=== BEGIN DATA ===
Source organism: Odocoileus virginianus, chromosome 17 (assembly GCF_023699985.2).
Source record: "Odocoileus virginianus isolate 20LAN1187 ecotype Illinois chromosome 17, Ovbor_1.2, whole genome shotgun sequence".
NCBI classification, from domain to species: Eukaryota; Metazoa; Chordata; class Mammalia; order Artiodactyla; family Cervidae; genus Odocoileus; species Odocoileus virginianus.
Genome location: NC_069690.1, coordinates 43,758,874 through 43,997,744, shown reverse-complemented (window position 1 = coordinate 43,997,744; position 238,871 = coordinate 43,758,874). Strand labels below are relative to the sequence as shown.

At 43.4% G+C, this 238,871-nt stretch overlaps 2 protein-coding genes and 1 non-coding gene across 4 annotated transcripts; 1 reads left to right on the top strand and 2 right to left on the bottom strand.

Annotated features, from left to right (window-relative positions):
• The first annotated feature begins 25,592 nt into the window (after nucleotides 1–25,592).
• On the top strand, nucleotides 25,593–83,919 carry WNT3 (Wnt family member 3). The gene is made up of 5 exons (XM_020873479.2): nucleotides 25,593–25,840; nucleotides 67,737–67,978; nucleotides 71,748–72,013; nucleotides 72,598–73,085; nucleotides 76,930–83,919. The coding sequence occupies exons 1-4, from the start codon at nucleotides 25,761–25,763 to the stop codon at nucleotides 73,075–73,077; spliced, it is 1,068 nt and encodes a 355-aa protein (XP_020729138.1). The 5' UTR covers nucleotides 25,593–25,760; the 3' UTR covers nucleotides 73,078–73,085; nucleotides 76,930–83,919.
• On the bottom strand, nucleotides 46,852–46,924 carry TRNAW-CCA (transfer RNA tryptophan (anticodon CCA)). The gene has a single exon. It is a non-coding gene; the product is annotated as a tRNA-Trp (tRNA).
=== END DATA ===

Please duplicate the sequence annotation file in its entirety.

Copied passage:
Source organism: Odocoileus virginianus, chromosome 17 (assembly GCF_023699985.2).
Source record: "Odocoileus virginianus isolate 20LAN1187 ecotype Illinois chromosome 17, Ovbor_1.2, whole genome shotgun sequence".
NCBI classification, from domain to species: Eukaryota; Metazoa; Chordata; class Mammalia; order Artiodactyla; family Cervidae; genus Odocoileus; species Odocoileus virginianus.
Genome location: NC_069690.1, coordinates 43,758,874 through 43,997,744, shown reverse-complemented (window position 1 = coordinate 43,997,744; position 238,871 = coordinate 43,758,874). Strand labels below are relative to the sequence as shown.

At 43.4% G+C, this 238,871-nt stretch overlaps 2 protein-coding genes and 1 non-coding gene across 4 annotated transcripts; 1 reads left to right on the top strand and 2 right to left on the bottom strand.

Annotated features, from left to right (window-relative positions):
• The first annotated feature begins 25,592 nt into the window (after nucleotides 1–25,592).
• On the top strand, nucleotides 25,593–83,919 carry WNT3 (Wnt family member 3). The gene is made up of 5 exons (XM_020873479.2): nucleotides 25,593–25,840; nucleotides 67,737–67,978; nucleotides 71,748–72,013; nucleotides 72,598–73,085; nucleotides 76,930–83,919. The coding sequence occupies exons 1-4, from the start codon at nucleotides 25,761–25,763 to the stop codon at nucleotides 73,075–73,077; spliced, it is 1,068 nt and encodes a 355-aa protein (XP_020729138.1). The 5' UTR covers nucleotides 25,593–25,760; the 3' UTR covers nucleotides 73,078–73,085; nucleotides 76,930–83,919.
• On the bottom strand, nucleotides 46,852–46,924 carry TRNAW-CCA (transfer RNA tryptophan (anticodon CCA)). The gene has a single exon. It is a non-coding gene; the product is annotated as a tRNA-Trp (tRNA).